“I got my feet under the table at a 1204-room student accommodation project in Coventry, assisting the Senior Quantity Surveyor and getting reasonably involved with management accounts for the last four months of the build. I next moved to the Student Castle project in Oxford around the time that the concrete frame for the 515 roomed scheme was being completed. I was there until practical completion in September 2020 but continued to work on the retention release payments to subcontractors throughout the ongoing contractual defects period. For a couple of months I also assisted on the 23-storey Tyndall Street scheme in Cardiff and began to prepare for the Dumballs Road build-to-rent project, also in Cardiff. With Oxford and Cardiff, this has meant working away and staying in a shared house or hotel – another consideration for people wanting to go into our industry. It suits me and I like working away, but it’s not for everyone – although a supportive employer like Winvic tries to be considerate of individual situations.
“But I’m sure you’re thinking ‘what does an Assistant QS actually do?’! Much of my work relates to ‘package management’ and ‘internal/external evaluations’, which is basically procuring subcontractor services and products, checking work undertaken and making payments to them, and undertaking similar processes to ensure the client remunerates Winvic for works completed. For example, I am given the specifications, drawings, and information for a particular package – such as windows – and I send out enquiries for subcontractors to price-up. I check that they are correct and compare costs before appointing a company and creating a formal contract for the order. Each month I evaluate each subcontractor’s work and arrange payments for work undertaken. However, throughout the whole process I must also quantify changes to the original contract, agree scopes and costs on variations and issue site instructions to proceed with changes. On external evaluation side, I must value Winvic’s works to date as accurately as possible, and the client appointed Professional Quantity Surveyor makes an assessment on this on behalf of the client. You can think of it as a big cash flow monitoring exercise, where me and my team ensures any spend is being recouped correctly.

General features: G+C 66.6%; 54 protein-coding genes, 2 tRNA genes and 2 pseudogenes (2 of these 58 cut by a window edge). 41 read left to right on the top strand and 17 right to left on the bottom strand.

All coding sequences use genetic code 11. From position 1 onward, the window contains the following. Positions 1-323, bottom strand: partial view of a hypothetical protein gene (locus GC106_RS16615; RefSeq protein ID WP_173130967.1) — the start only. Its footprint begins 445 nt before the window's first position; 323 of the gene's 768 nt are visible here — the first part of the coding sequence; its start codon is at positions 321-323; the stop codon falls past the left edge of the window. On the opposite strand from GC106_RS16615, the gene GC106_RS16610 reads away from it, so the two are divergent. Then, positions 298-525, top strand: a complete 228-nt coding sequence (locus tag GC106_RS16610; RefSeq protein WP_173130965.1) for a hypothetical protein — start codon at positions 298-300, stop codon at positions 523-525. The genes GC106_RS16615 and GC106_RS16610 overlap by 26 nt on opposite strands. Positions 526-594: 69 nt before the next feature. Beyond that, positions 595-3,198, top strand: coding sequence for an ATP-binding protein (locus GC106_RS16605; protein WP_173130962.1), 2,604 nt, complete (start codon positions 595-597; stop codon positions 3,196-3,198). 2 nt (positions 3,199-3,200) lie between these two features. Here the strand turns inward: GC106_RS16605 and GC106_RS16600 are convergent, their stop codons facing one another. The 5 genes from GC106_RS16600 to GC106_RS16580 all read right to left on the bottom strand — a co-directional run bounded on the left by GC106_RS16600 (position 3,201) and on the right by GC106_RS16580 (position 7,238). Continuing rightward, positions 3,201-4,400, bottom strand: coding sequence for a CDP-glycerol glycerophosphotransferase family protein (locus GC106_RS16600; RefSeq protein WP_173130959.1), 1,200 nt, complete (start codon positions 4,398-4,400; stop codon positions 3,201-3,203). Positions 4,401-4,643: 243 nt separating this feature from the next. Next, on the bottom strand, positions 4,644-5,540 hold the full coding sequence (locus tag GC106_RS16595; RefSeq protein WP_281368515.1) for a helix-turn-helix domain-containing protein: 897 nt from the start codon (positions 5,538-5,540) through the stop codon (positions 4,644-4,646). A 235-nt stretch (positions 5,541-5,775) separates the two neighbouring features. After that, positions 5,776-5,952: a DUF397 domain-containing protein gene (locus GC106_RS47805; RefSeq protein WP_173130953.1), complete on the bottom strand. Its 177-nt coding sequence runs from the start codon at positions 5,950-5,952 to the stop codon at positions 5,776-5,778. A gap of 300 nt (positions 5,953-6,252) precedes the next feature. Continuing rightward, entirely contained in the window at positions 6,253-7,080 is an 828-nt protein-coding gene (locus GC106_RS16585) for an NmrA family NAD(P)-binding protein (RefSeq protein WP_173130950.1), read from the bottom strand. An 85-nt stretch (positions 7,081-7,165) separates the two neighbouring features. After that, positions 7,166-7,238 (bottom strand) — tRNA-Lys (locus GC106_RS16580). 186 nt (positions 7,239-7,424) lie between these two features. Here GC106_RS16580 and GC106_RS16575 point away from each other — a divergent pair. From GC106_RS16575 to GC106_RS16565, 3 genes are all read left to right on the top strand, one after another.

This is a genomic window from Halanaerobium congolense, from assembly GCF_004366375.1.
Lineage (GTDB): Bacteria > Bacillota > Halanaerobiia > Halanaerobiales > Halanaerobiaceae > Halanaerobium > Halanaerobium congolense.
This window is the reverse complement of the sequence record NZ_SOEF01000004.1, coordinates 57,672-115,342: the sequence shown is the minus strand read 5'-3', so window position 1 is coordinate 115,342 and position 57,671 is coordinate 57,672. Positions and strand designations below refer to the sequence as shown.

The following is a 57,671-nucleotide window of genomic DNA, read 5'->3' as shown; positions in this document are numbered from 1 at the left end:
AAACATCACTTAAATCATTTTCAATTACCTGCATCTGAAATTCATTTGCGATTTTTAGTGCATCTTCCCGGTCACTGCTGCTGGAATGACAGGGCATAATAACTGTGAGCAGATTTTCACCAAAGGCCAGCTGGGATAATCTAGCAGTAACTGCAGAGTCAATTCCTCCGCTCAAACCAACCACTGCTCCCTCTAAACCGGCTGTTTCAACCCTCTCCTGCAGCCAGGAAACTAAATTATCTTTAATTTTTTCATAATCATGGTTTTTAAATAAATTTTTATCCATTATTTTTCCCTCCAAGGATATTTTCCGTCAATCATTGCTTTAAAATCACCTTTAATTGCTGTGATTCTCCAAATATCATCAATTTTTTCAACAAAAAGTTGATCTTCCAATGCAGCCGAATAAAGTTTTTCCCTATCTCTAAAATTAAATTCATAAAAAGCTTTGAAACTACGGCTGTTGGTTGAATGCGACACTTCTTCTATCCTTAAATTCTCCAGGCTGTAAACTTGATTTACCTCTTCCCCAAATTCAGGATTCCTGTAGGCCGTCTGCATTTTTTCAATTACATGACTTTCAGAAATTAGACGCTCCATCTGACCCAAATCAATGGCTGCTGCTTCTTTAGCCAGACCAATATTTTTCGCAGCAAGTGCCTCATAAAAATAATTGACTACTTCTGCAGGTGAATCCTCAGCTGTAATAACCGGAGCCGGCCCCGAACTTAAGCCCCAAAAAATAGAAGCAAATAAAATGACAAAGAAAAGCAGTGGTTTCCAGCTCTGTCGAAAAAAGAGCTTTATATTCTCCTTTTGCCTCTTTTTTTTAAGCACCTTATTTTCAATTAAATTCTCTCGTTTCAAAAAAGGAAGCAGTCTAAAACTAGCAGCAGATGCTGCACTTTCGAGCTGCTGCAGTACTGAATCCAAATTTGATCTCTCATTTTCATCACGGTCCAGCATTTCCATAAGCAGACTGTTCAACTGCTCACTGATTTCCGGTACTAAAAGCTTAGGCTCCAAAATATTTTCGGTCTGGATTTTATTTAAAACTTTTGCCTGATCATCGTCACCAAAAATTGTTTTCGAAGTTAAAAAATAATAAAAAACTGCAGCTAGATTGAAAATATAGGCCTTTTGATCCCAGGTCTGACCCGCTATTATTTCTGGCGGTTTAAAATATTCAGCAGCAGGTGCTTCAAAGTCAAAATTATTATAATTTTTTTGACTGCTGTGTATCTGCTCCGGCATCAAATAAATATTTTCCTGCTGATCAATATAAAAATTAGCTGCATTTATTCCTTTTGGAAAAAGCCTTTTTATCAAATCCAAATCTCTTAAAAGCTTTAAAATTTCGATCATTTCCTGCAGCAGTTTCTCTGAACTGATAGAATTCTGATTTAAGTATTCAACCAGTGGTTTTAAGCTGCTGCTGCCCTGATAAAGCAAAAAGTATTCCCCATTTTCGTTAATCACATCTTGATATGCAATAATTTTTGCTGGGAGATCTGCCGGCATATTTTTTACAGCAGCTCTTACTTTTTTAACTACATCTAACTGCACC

“I’ve been here since January 2021 and will be until handover in September of this year – you can see project’s progress on the live on-site cameras here. It comprises 206 one-bed and two-bed apartments over two tower blocks – climbing to 12 storeys – as well as two ground-floor commercial spaces and shared resident spaces, such as a lounge and gym, which we are fully fitting out. All projects are different but having worked on multi-room projects at Winvic I’m at home in this sector and hope I can continue to do more of the same. I will graduate later this year and so I’m focusing on completing my dissertation now, which is on Modern Methods of Construction (MMC) and its impact on the residential market. Only around 8% of homes are being built using MMC – such as modular units and off-site construction – and with an industry skills shortage and a lack of affordable housing, I’m investigating the benefits, disadvantages, and sector impact if there were to be greater adoption.
“I won’t quite be finished with my studies though as Winvic is also supporting me to become a Chartered QS through RICS. Hopefully by mid-2023 I’ll have completed my competencies, a case study of a project I’m working on, time undertaking continued professional development training and a RICS panel interview. My career and qualification path may seem like a long one, but every day is worth the hard work, and I’d definitely recommend an apprenticeship route.”